How do whānau become smokefree?
Quitting smoking can be very difficult. It can be made even harder if there are whānau members who smoke around those who are trying to quit. Quitting smoking for good is easier when you support and encourage one another to be auahi kore. The good news is there's lots of tools and support available to help you to become smokefree and live a healthy life.
Local smoking cessation support providers are available to provide quit smoking help and supportive advice. They can also provide Nicotine Replacement Therapy if required. Below are the Stop Smoking Service Providers in the Bay of Plenty, Lakes, and Tairāwhiti districts that you can contact for stop smoking support.
Western and Eastern Bay of Plenty
Pinnacle Midland Health Stop Smoking Service - Once and For All.
Alternatively, if you or your whānau need help to quit smoking find support at:
Most whānau don’t want their tamariki to smoke, even if they smoke themselves! Whānau can do plenty of things to prevent tamariki from taking up smoking.
Role modelling is important for young people. The less they see others smoking, the less likely they are to start. Whether you are a parent who smokes or doesn’t smoke, the more you prevent your tamariki from seeing smoking, the less likely they are to start smoking.
Tips for whānau:
If you don’t smoke, don’t start! If you do smoke, quit!
If you smoke, share your struggles to quit with your children. It will put them off starting in the first place!
Maintain a smokefree home and car
Tell your tamariki that you don’t want them to smoke and will be disappointed if they do
Make sure tamariki have the facts they need to ensure they don't take up smoking
Tell tamariki about the health effects of smoking
Destroy the myth that everybody smokes.
Whānau can support each other to become smokefree by doing the following:
Support whānau and hapū members through quit attempts. Remember the three main reasons why becoming auahi kore can be difficult for whānau. These are; addiction, habits, and emotions.
Make your marae auahi kore.
Talk to tamariki about being smokefree, the risks of smoking, and how hard it is to quit.
Making your marae auahi kore can make a huge difference in your hapū as well as your whānau.
Adopt the Hapū Hauora Auahi Kore Guidelines
Start with your marae committee and marae trustees and table a request to make your marae smokefree. Ensure as many of the hapū as possible participate in the discussion. If agreement to become auahi kore is approved, implement the Hapū Hauora Marae Auahi Kore Guidelines below.
Putting up smokefree signage is important as it will promote your marae's auahi kore stance and hapū members will be reminded of this whenever they see the signs.
Manuhiri will also be aware of the smokefree marae when they come visit or hire it for private events.
Smokefree signange can be ordered from the Health Promotion Agency website. You can order up to 7 signs FREE of charge.
Support hapū and whānau to become smokefree
Hapū members or visitors should have access to quit smoking support or people who can help them to give up. This list of cessation support providers should be made available to hapū or visitors to the marae and placed on noticeboards or in an area on the wall where they can easily be seen.
Be a positive role model and don’t smoke around tamariki at any time. They’ll be less likely to become smokers.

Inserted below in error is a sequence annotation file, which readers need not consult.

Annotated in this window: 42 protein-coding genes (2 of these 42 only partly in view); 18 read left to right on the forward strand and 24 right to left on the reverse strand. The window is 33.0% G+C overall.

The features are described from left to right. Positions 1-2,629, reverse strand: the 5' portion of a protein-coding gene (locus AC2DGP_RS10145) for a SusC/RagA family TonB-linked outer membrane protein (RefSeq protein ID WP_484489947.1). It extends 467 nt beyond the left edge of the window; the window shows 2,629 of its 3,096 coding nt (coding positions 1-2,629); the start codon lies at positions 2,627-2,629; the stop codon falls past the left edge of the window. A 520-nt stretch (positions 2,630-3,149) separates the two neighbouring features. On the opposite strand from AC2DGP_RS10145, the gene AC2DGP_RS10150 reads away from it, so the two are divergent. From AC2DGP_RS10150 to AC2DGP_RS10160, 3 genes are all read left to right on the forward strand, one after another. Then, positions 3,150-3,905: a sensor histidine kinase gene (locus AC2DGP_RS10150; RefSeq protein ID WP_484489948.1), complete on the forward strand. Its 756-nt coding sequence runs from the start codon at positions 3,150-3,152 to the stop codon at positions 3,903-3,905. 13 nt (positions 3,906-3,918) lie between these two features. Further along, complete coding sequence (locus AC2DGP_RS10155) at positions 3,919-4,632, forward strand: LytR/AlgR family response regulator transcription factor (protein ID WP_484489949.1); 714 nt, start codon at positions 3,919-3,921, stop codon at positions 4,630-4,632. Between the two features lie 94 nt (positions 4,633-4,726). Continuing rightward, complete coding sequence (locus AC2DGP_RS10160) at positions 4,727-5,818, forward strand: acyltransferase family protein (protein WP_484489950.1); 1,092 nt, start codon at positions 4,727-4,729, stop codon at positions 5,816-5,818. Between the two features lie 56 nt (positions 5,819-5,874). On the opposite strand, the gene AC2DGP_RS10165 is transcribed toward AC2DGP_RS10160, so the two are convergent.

Ask your family and whānau to support you by not smoking in your house and in your car. You can go one step further and ask them not to smoke at all! If whānau are smoking, keep cigarettes, lighters and reminders like ashtrays safely away from children. Ask whānau to smoke where tamariki won't see them. Let other people know smoking is not allowed in your house and in your car – put smokefree/auahi kore stickers on your windows to show you mean business!
Smoking in the car is harmful to your tamariki because:
They will be exposed to second-hand smoke and children who breathe in second-hand smoke are more likely to develop illnesses such as chest infections, glue ear and asthma.
Young people who have friends/family/whānau who smoke are more likely to become smokers.
Second-hand smoke is a mix of smoke from the burning end of a cigarette plus the smoke blown into the air by the person smoking. It contains more than 200 poisons, some of which can cause cancer.
Winding the window down will not remove all of the poisons.
The poisons will linger long after the smoke and smell have disappeared.
Tamariki are often not able to move away from second-hand smoke in a car.
Make a rule – your car is smokefree at all times for everyone.
Clean out your car ashtray.
Remove the car cigarette lighter.
Let other people know – put a Smokefree sticker on your car window.
Ask your family and whānau to support you by not smoking in your car.
Be a positive role model and donʻt smoke around children at any time. Theyʻll be less likely to become smokers.
The smokefree cars toolkit will help you and your hapū to promote the smokefree cars message to whānau. For more informaiton see www.smokefree.org.nz/secondhandsmoke
Quitting smoking can be very difficult. It can be made even harder if there are whānau members who smoke around those who are trying to quit.
The good news is there are national and local/iwi events that whānau members can take part in which offer support and encourage one another to be auahi kore.
World Smokefree Day
World Smokefree Day (also known as Smokefree May) which is in May every year and ends with World Smokefree Day on May 31st.
Stoptober is held in October every year. The aim is to get people to quit smoking for the month of October. The video below explains what Stoptober is all about.